Susan Williams is remembered for her incredible Bronze medal performance in triathlon at the Athens Games in 2004. An underdog on the USA team, Williams became the first American to medal in triathlon and, stepping up on the podium, she made history in more ways than one.
Williams was a swimmer growing up but when she hit a performance plateau in college, her Olympic dream faded away and was replaced with a career in aerospace engineering. But when triathlon was made an Olympic sport, the dream was rekindled and, at the age of 35, Williams qualified and raced in her first and only Olympics and her performance during the race and after it made history.
Williams discovered triathlon in 1994 and only a few years later turned professional, earning herself a residency spot with USA Triathlon. Regardless of the crash-laden start to her pro career, Williams soon proved to be at the top level of the sport just ahead of the Olympic debut of triathlon at the 2004 Sydney Games. However, Williams started to struggle in training. “In training I’d feel really good one day where I would do a workout and feel like a million bucks. Then the next day I would have to stop early because I was so tired. I found out my husband and I were expecting a child,” Williams explains.
Now with a child—whom they named Sydney after the Olympics—Williams reassessed her athletic dream. “I was so close and I had a good chance. So with my husband’s support, and my mom actually came to live with us for a while, I decided I was going to give it four more years and try for the Athens Olympics,” Williams says. Although she had decided to pursue her athletic career, Williams said she still struggled with the decision, especially when she decided to go out for long training camps across the country. “Honestly, there are times when I still wonder if that was the right decision, to kind of choose that pursuit over being more present with my daughter. There are tough choices and it was the choice I made,” she says.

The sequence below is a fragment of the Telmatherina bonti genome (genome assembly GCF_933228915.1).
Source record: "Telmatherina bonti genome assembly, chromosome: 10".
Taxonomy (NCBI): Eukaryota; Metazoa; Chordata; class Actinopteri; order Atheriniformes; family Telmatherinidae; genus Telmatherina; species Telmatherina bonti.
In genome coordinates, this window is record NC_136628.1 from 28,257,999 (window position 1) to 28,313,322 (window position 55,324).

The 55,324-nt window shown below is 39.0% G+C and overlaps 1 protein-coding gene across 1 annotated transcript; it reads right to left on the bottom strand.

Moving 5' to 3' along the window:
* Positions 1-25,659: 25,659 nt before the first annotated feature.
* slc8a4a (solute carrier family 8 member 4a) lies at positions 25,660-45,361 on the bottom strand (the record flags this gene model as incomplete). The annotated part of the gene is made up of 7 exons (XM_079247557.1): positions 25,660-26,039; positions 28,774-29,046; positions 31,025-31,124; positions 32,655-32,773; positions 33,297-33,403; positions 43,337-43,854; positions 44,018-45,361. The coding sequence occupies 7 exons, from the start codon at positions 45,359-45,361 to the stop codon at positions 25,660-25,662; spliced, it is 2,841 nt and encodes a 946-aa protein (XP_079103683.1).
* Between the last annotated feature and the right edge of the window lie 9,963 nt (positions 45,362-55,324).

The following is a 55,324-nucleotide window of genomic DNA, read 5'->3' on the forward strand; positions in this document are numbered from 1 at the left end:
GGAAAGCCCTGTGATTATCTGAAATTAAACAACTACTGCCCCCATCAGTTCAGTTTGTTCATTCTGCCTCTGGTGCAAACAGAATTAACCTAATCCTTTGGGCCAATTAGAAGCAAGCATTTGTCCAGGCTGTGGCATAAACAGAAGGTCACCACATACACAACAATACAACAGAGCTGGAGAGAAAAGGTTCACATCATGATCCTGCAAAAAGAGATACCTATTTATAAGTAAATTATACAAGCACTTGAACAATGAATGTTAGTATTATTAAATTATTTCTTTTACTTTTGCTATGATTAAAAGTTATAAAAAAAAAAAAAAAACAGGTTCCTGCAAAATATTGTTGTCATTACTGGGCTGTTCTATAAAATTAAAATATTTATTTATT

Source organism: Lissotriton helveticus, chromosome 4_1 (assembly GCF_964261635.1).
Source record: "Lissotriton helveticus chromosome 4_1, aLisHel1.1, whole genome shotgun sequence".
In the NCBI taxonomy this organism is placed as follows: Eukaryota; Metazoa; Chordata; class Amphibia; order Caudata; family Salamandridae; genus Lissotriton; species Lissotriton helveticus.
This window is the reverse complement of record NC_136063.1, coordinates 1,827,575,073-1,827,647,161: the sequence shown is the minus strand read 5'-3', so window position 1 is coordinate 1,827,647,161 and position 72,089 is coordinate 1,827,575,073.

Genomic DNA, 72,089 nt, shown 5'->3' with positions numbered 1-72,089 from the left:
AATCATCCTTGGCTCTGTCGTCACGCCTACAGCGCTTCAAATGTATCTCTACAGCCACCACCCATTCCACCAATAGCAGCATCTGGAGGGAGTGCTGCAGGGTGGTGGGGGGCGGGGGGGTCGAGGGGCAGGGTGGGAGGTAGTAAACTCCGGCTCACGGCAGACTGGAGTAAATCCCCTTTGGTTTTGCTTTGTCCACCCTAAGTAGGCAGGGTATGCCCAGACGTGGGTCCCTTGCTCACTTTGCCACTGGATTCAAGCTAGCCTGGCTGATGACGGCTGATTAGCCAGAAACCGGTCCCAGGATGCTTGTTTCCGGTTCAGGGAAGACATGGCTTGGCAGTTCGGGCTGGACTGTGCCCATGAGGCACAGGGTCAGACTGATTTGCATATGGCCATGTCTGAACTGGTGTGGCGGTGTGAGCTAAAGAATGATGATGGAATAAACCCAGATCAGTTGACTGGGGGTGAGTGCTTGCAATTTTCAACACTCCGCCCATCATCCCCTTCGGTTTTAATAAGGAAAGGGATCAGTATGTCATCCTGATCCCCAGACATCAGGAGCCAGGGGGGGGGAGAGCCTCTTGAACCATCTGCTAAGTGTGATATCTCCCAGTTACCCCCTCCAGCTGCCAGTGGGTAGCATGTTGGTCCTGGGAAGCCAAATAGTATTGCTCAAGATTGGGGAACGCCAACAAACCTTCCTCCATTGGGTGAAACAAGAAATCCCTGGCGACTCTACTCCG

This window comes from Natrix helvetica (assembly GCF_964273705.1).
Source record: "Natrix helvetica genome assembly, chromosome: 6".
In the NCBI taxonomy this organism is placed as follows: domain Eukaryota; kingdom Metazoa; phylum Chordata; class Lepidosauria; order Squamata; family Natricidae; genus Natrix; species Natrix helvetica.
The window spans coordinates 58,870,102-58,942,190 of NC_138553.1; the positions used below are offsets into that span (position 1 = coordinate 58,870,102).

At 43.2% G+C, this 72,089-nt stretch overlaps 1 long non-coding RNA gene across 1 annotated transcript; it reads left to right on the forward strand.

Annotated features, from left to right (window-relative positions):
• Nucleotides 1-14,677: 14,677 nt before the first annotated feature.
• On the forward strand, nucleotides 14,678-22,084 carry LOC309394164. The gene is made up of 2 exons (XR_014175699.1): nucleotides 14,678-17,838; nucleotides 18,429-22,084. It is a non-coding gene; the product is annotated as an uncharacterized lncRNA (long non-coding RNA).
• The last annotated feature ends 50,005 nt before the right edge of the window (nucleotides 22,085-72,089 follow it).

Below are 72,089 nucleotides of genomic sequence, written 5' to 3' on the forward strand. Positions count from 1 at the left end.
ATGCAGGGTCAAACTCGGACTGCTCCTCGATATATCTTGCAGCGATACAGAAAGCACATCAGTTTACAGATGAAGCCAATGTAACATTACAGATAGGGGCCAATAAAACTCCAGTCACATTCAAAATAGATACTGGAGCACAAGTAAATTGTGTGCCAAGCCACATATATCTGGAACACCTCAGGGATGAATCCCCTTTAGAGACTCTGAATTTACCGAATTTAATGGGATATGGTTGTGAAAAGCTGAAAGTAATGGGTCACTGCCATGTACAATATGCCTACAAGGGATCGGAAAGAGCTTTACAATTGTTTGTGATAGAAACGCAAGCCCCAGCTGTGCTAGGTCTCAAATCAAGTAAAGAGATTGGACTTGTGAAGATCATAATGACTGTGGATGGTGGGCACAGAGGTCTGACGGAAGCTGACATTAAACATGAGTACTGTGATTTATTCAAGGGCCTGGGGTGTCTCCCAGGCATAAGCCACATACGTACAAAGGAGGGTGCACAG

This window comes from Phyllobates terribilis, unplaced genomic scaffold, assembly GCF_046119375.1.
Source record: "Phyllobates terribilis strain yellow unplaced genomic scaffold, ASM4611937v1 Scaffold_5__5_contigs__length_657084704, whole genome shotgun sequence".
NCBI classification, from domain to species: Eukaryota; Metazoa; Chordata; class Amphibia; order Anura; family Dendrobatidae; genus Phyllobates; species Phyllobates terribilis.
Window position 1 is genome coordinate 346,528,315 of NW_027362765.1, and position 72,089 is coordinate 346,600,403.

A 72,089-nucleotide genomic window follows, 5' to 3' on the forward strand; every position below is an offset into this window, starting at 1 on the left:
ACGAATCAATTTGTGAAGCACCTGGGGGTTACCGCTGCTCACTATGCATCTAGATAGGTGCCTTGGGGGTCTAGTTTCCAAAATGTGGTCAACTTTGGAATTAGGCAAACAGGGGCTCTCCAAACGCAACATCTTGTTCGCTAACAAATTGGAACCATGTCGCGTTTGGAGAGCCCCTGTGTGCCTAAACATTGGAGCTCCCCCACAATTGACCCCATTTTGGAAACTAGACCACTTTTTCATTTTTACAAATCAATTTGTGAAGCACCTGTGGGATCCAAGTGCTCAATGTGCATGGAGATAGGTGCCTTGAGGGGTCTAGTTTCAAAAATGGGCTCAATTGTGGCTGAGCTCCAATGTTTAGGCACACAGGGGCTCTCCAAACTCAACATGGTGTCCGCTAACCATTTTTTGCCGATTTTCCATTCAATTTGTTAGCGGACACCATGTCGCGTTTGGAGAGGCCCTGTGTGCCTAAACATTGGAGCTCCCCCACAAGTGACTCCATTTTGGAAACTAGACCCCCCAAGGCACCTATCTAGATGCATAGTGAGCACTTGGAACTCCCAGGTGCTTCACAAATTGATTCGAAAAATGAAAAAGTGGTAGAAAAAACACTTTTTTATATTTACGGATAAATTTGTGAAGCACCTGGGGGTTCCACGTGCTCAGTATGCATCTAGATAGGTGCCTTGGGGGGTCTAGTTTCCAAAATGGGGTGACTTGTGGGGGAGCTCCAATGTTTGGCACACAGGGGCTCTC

Today motherhood and sport is becoming more common and acceptable but only twenty years ago for Williams, things were different. Williams only had a six-week maternity leave before resuming training while, in lieu of paternity leave, her husband took his two-weeks of vacation time to spend with the family. Williams also said people were surprised she decided to continue with sport. “I had a letter from [a college roommate] saying she didn’t approve of what I was doing,” Williams says. “I think that there’s a way to do both but I think in some people’s minds, no, it’s all family and kids and that’s the priority, period.”
Of course, Williams showed the world she was able to be at the pinnacle of her sport and be a mother when she stepped on to the podium at the Olympics. In the same letter, Williams explained that while her college roommate disapproved, she did acknowledge her achievement. “After she saw,, she said she did see I had a gift. But it’s almost like if I had not made the Olympic team, I wouldn’t have gotten that grace.”
After Williams did make the Olympic team, her and her husband were discussing whether to bring their daughter Sydney to Greece. “It was a safety thing but my husband was like, no, we are bringing her. In the back of his mind, if I made it to the award stand I was taking her up there,” she laughs. Williams was a late qualifier for Team USA and was the clear underdog going into the race but, when the top seeds faded on the run, Williams held strong and finished 3rd, surprising everyone, including herself. As they planned, in the midst of the pomp and circumstance of the medal ceremony, Williams slipped out of the parade line, jumped a barrier, took Sydney from her husband, and then ran back to her designated spot.* The famous photo of Williams from the Games has her holding her Sydney who is crowned with an Olympic laurel wreath and grasping the medal around Williams’ neck. “It’s my favorite, favorite photo,” Williams says.